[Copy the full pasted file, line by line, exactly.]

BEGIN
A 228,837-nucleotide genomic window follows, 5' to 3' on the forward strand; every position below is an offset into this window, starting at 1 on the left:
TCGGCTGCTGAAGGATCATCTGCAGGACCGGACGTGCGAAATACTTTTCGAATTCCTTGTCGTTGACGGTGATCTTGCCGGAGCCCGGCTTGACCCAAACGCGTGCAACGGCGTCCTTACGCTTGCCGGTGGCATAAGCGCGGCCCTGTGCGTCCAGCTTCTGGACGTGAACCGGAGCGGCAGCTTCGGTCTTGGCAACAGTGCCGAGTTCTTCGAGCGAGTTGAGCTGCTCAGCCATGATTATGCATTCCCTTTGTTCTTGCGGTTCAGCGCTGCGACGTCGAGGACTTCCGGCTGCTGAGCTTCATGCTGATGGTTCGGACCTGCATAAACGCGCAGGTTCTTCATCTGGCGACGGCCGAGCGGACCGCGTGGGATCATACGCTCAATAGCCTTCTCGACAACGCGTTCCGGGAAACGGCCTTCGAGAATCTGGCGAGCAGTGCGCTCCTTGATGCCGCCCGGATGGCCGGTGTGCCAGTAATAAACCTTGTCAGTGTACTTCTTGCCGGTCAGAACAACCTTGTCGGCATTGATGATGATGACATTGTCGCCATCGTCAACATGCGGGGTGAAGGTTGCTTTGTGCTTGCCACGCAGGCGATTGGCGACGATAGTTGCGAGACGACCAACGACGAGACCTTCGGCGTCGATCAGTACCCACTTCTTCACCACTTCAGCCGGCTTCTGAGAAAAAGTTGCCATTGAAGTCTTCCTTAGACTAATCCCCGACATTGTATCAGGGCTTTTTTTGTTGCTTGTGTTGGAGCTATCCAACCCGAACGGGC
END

A 228,837-nucleotide genomic window follows, 5' to 3' on the forward strand; every position below is an offset into this window, starting at 1 on the left:
TCGGCTGCTGAAGGATCATCTGCAGGACCGGACGTGCGAAATACTTTTCGAATTCCTTGTCGTTGACGGTGATCTTGCCGGAGCCCGGCTTGACCCAAACGCGTGCAACGGCGTCCTTACGCTTGCCGGTGGCATAAGCGCGGCCCTGTGCGTCCAGCTTCTGGACGTGAACCGGAGCGGCAGCTTCGGTCTTGGCAACAGTGCCGAGTTCTTCGAGCGAGTTGAGCTGCTCAGCCATGATTATGCATTCCCTTTGTTCTTGCGGTTCAGCGCTGCGACGTCGAGGACTTCCGGCTGCTGAGCTTCATGCTGATGGTTCGGACCTGCATAAACGCGCAGGTTCTTCATCTGGCGACGGCCGAGCGGACCGCGTGGGATCATACGCTCAATAGCCTTCTCGACAACGCGTTCCGGGAAACGGCCTTCGAGAATCTGGCGAGCAGTGCGCTCCTTGATGCCGCCCGGATGGCCGGTGTGCCAGTAATAAACCTTGTCAGTGTACTTCTTGCCGGTCAGAACAACCTTGTCGGCATTGATGATGATGACATTGTCGCCATCGTCAACATGCGGGGTGAAGGTTGCTTTGTGCTTGCCACGCAGGCGATTGGCGACGATAGTTGCGAGACGACCAACGACGAGACCTTCGGCGTCGATCAGTACCCACTTCTTCACCACTTCAGCCGGCTTCTGAGAAAAAGTTGCCATTGAAGTCTTCCTTAGACTAATCCCCGACATTGTATCAGGGCTTTTTTTGTTGCTTGTGTTGGAGCTATCCAACCCGAACGGGC